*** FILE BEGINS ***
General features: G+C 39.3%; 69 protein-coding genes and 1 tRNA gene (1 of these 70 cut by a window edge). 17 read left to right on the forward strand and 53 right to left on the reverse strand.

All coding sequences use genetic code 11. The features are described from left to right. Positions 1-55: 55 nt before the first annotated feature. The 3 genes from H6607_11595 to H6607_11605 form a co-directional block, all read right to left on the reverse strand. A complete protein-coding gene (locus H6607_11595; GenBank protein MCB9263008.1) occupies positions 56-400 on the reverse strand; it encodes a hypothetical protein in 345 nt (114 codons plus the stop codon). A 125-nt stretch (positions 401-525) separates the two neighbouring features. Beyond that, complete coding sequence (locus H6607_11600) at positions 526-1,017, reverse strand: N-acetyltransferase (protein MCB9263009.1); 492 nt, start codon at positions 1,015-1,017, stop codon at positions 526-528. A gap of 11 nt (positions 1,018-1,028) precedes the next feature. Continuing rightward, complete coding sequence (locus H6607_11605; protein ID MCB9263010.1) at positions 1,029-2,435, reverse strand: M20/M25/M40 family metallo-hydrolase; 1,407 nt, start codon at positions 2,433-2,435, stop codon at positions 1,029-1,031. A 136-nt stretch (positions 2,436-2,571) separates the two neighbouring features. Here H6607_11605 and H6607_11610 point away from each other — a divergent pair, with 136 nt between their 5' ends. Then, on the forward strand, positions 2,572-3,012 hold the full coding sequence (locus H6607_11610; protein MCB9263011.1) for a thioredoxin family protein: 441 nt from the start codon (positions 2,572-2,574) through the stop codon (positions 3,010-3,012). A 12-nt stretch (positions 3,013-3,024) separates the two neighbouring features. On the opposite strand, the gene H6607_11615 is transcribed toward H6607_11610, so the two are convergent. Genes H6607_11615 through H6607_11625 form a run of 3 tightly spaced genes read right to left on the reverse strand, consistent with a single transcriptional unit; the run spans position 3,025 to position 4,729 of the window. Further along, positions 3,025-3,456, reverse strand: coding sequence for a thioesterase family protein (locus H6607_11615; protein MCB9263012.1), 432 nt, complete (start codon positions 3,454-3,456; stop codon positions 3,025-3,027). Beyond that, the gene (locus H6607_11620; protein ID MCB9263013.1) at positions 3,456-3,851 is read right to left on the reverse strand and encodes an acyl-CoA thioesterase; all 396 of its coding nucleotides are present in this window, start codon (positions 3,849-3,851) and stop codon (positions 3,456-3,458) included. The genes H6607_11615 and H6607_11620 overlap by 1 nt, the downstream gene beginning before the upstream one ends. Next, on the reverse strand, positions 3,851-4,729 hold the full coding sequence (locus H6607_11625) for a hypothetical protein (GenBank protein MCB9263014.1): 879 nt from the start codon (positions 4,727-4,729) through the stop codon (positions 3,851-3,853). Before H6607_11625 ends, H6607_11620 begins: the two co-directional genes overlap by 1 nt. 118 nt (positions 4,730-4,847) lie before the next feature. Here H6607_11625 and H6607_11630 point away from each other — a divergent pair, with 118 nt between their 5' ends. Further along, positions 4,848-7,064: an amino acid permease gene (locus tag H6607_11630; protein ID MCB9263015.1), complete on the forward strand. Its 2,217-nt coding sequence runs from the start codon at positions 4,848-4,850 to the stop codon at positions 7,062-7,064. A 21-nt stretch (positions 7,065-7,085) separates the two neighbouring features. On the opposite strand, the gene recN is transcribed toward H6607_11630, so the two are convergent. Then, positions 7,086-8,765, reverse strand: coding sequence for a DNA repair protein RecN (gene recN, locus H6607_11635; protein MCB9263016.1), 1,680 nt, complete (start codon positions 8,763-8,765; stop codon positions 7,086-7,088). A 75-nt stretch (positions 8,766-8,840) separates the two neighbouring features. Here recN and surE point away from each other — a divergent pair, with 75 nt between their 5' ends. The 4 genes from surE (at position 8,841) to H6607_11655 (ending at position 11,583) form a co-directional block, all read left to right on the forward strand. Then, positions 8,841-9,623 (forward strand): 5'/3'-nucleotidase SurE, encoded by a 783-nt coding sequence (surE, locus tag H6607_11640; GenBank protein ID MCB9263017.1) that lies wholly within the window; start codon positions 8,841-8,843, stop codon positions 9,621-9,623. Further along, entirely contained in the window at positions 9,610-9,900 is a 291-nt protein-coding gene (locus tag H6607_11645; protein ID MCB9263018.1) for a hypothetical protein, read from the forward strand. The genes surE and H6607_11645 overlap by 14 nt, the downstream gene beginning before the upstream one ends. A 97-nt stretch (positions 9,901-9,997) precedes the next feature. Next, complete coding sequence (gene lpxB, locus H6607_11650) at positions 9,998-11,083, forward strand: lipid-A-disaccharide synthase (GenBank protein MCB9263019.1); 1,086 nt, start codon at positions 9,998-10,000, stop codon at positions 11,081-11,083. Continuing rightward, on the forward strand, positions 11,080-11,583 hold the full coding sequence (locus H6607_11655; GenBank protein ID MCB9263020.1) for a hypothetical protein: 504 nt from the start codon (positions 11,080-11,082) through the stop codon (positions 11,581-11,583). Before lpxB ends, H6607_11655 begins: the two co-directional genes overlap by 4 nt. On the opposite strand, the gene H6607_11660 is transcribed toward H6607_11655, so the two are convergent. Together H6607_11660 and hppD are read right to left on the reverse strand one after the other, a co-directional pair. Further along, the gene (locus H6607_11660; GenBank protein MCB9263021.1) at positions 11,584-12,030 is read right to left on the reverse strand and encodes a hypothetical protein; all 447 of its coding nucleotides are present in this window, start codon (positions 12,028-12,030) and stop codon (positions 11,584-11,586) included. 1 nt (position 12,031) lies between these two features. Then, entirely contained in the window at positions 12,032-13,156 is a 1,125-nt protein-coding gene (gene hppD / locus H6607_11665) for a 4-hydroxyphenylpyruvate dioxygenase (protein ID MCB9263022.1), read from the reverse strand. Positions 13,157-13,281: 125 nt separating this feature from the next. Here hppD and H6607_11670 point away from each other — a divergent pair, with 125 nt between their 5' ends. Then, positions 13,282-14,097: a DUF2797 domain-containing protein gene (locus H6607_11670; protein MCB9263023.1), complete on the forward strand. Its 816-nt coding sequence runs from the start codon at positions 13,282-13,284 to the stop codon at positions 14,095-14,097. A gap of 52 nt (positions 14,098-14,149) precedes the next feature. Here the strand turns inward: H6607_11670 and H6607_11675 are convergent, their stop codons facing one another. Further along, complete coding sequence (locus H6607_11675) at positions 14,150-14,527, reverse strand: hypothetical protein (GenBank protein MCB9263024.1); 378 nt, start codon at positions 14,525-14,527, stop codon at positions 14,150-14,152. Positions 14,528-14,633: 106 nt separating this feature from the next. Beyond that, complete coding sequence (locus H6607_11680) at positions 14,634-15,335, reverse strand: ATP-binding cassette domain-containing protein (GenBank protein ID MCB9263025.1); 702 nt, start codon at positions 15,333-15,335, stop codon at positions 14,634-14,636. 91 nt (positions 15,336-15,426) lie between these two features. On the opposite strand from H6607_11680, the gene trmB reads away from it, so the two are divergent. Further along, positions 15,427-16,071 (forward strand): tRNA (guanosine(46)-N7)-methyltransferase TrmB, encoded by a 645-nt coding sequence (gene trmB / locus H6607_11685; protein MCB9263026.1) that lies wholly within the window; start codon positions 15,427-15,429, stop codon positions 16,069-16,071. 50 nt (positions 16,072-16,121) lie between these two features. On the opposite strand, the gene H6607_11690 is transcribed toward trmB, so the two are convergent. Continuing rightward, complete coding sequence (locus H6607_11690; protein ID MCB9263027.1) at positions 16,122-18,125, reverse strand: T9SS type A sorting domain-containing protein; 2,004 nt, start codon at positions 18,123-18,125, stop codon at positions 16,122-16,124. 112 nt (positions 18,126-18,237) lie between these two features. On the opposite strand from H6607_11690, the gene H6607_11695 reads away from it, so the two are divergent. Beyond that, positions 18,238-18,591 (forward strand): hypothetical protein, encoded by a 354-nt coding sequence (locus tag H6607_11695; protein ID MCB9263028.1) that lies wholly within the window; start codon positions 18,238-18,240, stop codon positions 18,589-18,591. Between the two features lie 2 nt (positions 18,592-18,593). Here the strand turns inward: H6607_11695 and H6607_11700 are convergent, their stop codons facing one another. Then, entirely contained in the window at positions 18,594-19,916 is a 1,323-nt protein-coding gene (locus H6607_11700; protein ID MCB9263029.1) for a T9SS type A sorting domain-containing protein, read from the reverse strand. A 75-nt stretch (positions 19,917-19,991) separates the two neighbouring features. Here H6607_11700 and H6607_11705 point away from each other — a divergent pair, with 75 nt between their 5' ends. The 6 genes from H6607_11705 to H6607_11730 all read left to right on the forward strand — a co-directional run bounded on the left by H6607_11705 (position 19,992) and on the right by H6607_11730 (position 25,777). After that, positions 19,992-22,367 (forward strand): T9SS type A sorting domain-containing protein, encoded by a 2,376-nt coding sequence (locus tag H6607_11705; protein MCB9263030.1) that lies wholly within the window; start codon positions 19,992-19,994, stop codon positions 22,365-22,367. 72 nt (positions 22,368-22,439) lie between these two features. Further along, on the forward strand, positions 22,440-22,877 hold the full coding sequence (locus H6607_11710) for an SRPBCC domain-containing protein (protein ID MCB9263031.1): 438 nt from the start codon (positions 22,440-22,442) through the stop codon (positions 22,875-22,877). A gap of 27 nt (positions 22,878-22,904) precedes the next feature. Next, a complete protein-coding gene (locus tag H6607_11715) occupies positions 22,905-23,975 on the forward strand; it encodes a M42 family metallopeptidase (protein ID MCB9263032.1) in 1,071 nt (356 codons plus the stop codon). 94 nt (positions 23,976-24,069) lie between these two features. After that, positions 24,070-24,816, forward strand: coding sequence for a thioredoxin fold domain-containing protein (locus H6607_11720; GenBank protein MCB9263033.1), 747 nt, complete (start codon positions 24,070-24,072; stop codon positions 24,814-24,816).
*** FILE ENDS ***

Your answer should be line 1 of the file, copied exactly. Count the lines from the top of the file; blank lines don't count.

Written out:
General features: G+C 39.3%; 69 protein-coding genes and 1 tRNA gene (1 of these 70 cut by a window edge). 17 read left to right on the forward strand and 53 right to left on the reverse strand.